With the turbulence of Donald Trump’s first term, including charges of inciting an insurrection, my Never Trumper friends are convinced I regret supporting him. Untrue.
Offhand, I can’t think of a policy Mr. Trump proposed and implemented that I didn’t favor. I was gung-ho for his spectacular tax and deregulation policies, which brought us a dazzling economy, booming 401Ks, and the lowest unemployment rate for blacks and Hispanics in modern history. By unleashing the oil and natural gas industry, the president not only created more of those good paying American jobs, but made us energy independent, meaning we would no longer have to rely on an unstable Middle East for these critical fuels in time of war.
The Canadian Keystone XL Pipeline was pursued to keep the U.S. reliant on safe energy sources to supply our refineries, create thousands of American infrastructure jobs and promote friendly relations with our northern neighbor. Joe Biden’s first act as president? Terminating Keystone. By also suspending new oil and gas leases on federal land, New Mexico, Wyoming and Colorado are expected to lose millions of dollars and thousands of more jobs. Because of fracking, the U.S., according to the Wall Street Journal, has “led the world” in reducing greenhouse gas emissions. But the president, alas, has pledged to end fracking as well.
I was all in for Mr. Trump’s effort to win over Blacks with prison reform, long-term funding of black colleges and those opportunity zones, whose Kempian purpose is to lift poor communities out of poverty through free market principles. (Early reports are positive, by the way.) And what about his teaming up with Mitch McConnell to fill the federal courts with some 300 jurists steeped in Antonin Scalia’s conservative legal philosophy? Even liberal historians are impressed.
When the high court upheld the president’s effort to expand religious freedoms for every faith, saving the Little Sisters of the Poor in the process, constitutionalists rejoiced. One reason: The president’s two new appointees, Neil Gorsuch and Brett Kavanaugh, had joined the court’s decision written by the venerable conservative Clarence Thomas.
No policy has struck so many conservatives as more foolish than the Democratic effort to encourage massive illegal immigration. President Trump pulled every trick in the book to end it, including building that wall (some 500 miles of it), virtually ending our disastrous “catch and release” program (with Mexico’s help) and his substantial enhancement of the border patrol. And what have the Never Trumpers done to retain these sane measures? Help elect the man who is itching to abolish them.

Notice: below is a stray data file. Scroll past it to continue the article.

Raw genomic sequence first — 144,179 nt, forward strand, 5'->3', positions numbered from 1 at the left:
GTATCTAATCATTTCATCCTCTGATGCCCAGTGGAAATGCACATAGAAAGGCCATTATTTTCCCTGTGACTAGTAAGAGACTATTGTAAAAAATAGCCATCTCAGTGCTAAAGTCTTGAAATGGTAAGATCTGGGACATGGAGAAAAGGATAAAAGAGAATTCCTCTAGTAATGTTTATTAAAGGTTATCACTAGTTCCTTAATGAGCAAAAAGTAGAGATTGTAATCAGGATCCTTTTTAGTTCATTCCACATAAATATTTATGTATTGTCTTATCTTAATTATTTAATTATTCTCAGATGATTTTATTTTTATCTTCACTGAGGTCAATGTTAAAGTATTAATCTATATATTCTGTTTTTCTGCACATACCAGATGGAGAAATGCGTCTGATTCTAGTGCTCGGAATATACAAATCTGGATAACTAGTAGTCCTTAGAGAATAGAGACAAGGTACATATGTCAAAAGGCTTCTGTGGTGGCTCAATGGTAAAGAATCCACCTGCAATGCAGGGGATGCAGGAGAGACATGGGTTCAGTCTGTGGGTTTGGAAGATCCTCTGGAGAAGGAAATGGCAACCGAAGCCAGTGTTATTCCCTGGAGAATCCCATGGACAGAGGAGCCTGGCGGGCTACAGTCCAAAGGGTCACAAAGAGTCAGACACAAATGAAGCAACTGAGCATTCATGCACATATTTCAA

How about Trump vs. Biden on the pandemic? In late January of last year, before any deaths from the disease had been detected in the U.S., President Trump formed the Coronavirus Task Force, closed down travel from Mainland China, and then endured unhinged criticism from House Speaker Nancy Pelosi. Candidate Biden accused him of “hysterical xenophobia.”
But even Dr. Anthony Fauci insisted the president’s policies had saved tens of thousands of lives. Two months later Mr. Biden grudgingly acknowledged that the China ban was good policy after all. (Some of us evil Ever Trumpers, of course, prefer chief executives who get it right the first time.)
President Trump was right again when he called the lockdown off in May of 2020 realizing its devastating impact on the economy and the health of entire families facing bankruptcy. Almost a year later Democratic governors and mayors appear to agree: Lockdowns need to be ended. Operation Warp Speed, often mocked by his enemies, has proved a stunning success with the development of miracle therapeutics and, in record time, two new effective vaccines that are saving lives and the health of people daily.
Getting tough with China, isolating Iran, keeping North Korea in check and defeating ISIS militarily are hardly inconsequential achievements. His audacious Middle East policy not only increased Israel’s security but inspired at least five Arab states to normalize relations with the Jewish state.
But even Hank Aaron had his bad days. The rioters who stormed the Capitol and caused so much grief for everyone, including Citizen Trump, were his devoted followers who had been stoked by the president’s still unproven claims that the Dominion Voting Machines had been rigged to give Joe Biden the presidency.
Until those riots, the Republicans were definitely the law and order party, with the chief executive moving against uprisings in zip codes ruled mostly by Democrats. Even at the Ellipse,the president told the crowd to “peacefully … make your voices heard.”
The Democrats don’t urge non-violence from progressives. When their party convened in August, the delegates and speakers conspicuously ignored the arson, looting and anti-police riots that had been engulfing the country. Not a single Democrat, including their presidential nominee, uttered the mildest form of criticism against the violence that ended up injuring 700 law enforcement officers, 19 of them murdered, and inflicting $2 billion in private property damage.
Important businesses owned by minorities just ceased to exist. As Sen. Rand Paul, Kentucky Republican, has so tellingly detailed, big-name Democrats, including Vice President Kamala Harris, conspicuously encouraged the criminal conduct as beneficial.
So would I choose Donald Trump over our current president again? In a heartbeat.
• Allan H. Ryskind, a former editor and owner of Human Events, is the author of “Hollywood Traitors” (Regnery, 2015).